As you walk along the clifftop, look out for a small brown bird – it’s a Rock warbler that occurs only in NSW. And if you are lucky, you can spot Humpback whales as they cruise past the park’s coastline on their epic migration between Antarctica and the Great Barrier Reef.

As you walk along the cliff top, you come across two picturesque coves where the water is shallower and appears deep blue-green from your high vantage point. There are plenty of rocky perches to sit on with your feet dangling 80 meters above the ocean and enjoy the view.

Once you reach Curracurrang cove and a little creek crossing you are halfway to Curracurrong Falls and Eagle Rock. This cove is a lovely spot to have a break and have your lunch or a snack.

Aboriginal heritage of Curracurrang

Strangely, this cove and the creek that runs along the gully here are called Curracurrang while the falls 1.8 km away and the creek that feeds them are called Curracurrong. Both names, no doubt, originate from the language of the Dharawal people who lived in the area and Curracurrang and Curracurrang are probably related words. Maybe they are feminine and masculine versions of the same word (like an animal’s name)?

Royal National Park has a rich Aboriginal history. There are at least 8 rock shelters in the Curracurrang area. Some of them show evidence of Aboriginal occupation up to 7,500 years ago.

Detour to Curracurrang Falls

The Curracurrang creek area hides a gorgeous secret – just a few hundred meters away from the main trail and the coast there is a tranquil swimming hole fed by Curracurrang Falls.

Curracurrang Falls in Royal National Park

To find Curracurrang Falls, follow the faint trail that leads into the bush alongside Curracurrang Creek. The trail may appear disused and overgrown, but that’s part of its charm.

The walk along the creek takes you through a beautiful patch of palm-dominated littoral rainforest, under a huge rock overhang with signs of human habitation (probably around the 1930s) and finally brings you to a swimming hole with crystal clear water and a waterfall cascading down a sandstone outcrop.

The swimming hole is incredibly inviting. It’s easy to get into via natural rocky steps and it is deep enough for a proper swim. Best of all, you can swim underneath the waterfall surrounded by the beautiful forest and hardly any people around.

Curracurrang Cove to Curracurrong Falls

From the cove, continue following the track south. Soon the trail starts to climb a headland, but it is a gentle climb, nothing like the near-vertical ascent from Garie Beach. You won’t know when you have reached Eagle Rock, because it is not visible from the trail. You are walking at the same level as the top of Eagle Rock.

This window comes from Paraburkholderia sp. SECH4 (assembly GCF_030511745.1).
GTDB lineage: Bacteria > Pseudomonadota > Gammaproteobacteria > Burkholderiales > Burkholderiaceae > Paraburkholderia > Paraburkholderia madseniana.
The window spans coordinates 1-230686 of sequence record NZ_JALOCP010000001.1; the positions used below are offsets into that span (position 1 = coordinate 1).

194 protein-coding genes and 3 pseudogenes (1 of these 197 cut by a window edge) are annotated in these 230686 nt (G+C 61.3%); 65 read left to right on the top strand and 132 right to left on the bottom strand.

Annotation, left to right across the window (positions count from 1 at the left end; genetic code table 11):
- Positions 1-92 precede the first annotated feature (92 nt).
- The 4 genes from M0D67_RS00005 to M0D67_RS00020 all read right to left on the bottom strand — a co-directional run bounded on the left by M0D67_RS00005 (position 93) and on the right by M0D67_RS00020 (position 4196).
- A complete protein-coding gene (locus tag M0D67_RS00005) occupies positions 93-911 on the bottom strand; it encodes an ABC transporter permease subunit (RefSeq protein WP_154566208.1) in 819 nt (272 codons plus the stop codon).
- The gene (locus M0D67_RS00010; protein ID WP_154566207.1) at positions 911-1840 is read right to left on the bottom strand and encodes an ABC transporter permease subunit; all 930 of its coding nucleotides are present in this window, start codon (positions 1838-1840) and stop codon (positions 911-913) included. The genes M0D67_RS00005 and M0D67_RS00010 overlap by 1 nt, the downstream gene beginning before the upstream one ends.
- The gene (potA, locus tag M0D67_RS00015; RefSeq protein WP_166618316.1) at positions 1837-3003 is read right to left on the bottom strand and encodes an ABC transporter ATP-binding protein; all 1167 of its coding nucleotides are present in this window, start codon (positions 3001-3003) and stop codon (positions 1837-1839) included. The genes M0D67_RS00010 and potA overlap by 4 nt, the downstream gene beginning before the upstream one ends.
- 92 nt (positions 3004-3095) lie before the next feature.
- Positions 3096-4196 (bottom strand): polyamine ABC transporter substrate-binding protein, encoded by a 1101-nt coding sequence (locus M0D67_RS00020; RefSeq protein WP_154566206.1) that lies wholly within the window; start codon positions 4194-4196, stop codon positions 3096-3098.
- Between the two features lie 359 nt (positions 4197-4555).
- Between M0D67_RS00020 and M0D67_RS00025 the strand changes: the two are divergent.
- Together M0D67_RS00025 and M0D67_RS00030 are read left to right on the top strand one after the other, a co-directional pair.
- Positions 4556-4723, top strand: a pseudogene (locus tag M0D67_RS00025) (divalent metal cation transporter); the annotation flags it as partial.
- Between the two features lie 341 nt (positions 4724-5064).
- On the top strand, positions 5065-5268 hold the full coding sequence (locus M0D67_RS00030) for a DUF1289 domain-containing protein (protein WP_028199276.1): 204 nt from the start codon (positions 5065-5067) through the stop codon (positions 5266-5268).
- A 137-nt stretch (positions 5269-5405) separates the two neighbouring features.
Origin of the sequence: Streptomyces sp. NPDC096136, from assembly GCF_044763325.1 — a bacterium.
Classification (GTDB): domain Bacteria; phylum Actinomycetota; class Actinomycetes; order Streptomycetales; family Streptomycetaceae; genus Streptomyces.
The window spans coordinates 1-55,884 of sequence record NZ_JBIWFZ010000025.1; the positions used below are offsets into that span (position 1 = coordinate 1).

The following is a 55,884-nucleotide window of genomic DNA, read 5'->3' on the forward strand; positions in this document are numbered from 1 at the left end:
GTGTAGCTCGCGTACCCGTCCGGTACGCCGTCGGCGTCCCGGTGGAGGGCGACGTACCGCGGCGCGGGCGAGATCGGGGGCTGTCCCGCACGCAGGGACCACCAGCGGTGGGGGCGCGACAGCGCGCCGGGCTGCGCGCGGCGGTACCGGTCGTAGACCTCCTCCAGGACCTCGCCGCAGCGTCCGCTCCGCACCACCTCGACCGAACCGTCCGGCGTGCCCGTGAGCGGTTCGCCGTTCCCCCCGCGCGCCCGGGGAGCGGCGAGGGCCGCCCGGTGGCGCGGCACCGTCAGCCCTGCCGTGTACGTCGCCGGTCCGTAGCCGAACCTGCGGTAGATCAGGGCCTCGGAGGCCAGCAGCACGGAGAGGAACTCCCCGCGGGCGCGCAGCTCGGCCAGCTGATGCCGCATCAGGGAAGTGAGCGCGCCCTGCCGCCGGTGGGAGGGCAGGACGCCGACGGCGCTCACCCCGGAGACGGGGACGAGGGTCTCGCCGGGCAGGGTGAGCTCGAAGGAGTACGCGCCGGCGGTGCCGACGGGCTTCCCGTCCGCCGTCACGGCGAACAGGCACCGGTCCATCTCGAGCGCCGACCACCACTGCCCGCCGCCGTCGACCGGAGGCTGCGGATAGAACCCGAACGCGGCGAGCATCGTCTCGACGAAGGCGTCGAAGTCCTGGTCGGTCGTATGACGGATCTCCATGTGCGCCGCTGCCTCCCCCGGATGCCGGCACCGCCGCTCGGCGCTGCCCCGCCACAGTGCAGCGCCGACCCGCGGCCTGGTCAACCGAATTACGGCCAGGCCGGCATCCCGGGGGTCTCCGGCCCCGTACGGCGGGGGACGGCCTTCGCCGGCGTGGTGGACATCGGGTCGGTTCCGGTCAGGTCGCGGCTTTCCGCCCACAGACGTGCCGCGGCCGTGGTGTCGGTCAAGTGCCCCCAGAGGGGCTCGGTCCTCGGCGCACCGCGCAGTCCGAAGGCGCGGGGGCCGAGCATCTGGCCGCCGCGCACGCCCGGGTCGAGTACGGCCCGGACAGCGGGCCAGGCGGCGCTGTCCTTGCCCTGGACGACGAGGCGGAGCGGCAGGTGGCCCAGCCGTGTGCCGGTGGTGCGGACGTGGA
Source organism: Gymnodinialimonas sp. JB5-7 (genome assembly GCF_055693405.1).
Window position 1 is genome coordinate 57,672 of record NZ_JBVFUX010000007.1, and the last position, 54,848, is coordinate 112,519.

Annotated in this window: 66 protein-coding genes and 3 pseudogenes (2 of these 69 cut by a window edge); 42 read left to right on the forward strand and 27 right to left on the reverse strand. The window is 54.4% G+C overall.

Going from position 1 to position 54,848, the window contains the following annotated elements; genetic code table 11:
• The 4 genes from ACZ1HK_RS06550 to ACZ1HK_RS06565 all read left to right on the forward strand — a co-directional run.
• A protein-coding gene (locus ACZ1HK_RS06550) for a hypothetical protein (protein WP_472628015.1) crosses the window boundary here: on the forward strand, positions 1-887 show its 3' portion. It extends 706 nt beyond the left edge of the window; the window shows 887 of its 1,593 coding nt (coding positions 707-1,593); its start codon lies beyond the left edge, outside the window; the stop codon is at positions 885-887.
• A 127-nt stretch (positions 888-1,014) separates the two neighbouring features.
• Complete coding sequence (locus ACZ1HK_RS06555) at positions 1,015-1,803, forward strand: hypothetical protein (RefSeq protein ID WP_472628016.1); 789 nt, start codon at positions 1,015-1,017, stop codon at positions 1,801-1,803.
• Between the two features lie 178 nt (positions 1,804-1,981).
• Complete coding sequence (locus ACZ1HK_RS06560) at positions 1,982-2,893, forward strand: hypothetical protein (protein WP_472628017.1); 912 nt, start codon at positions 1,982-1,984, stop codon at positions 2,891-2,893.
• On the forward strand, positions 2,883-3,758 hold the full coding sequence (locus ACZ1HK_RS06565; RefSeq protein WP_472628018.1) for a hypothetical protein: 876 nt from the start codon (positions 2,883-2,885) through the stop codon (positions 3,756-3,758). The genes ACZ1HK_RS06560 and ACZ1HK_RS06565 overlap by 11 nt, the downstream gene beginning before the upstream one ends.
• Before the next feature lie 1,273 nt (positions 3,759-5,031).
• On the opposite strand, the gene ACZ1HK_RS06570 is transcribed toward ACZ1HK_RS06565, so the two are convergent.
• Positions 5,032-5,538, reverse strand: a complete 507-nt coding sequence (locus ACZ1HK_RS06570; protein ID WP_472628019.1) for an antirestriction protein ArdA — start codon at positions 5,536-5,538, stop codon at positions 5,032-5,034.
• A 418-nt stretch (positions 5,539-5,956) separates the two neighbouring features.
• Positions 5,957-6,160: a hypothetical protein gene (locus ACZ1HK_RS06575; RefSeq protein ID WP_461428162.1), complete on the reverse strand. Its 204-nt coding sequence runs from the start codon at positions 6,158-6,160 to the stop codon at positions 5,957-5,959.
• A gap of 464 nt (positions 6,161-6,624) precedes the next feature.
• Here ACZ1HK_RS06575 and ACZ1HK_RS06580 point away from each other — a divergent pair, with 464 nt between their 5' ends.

You will know that you have arrived when you reach Curracurrong creek – it runs across the headland and feeds Curracurrong falls. This creek is broader than Curracurrang cove creek (confusing, I know!). For comparison sake, Curracurrang cove creek that you reach first walking from Wattamolla is signposted and has only a couple stepping stones, while Curracurrong creek is unsignposted and has 9 stepping stones across.

Wattamolla to Curracurrong creek
Curracurrong creek

So, once you reach a creek with 9 stepping stones across, you have arrived at Curracurrong Falls. If you are visiting on a weekend, that’s where all the people will be!

The falls can only be seen from the edge of the cliff on either side, so make sure you are taking care when approaching the edge of a 100-meter-high cliff.

One of the best vantage points for the falls is the top of Eagle Rock – a famous rock formation that looks like… you guessed it – the head of an eagle. There is an unsignposted trail leading to the rock from the main track, just before you reach Curracurrong creek. Another good viewpoint is on the other side of the creek, along the cliff tops.

You could also get quite an interesting perspective from the top of the falls looking down. Walk along Curracurrong creek to the edge of the cliff and if you are not prone to vertigo lie on your stomach and watch the water plumet 82 meters to the ocean.

Wattamolla to Curracurrong Falls
Curracurrong Falls from the southern side
Curracurrong falls view from Eagle Rock
Curracurrong falls view from Eagle Rock in the afternoon light

What next

You have a couple of choices for the second leg of your hike. You could return to Wattamolla by re-tracing your steps. Or you could continue to Garie Beach, the distance is the same in either direction. With a bit of planning, you could time your walk to arrive at Garie beach in time for the shuttle pick up that would take you back to Wattamolla or to Sutherland station (more details on the shuttle below).

How to get to Wattamolla

There is no public transport to Wattamolla. But you can catch a private shuttle from Sutherland if you are catching the train.

Drive: Wattamolla is just under 50km from Sydney CBD and the drive takes just over an hour. There are two car parks at Wattamolla, although during the summer months it fills up quickly. There is a $12 fee to enter the National Park that you will pay on the drive down.

Shuttle: If you prefer not to drive, Park Connections offers a shuttle service between Sutherland Station and Wattamolla, as well as other destinations in Royal National Park.

More Nature Adventures in Royal National Park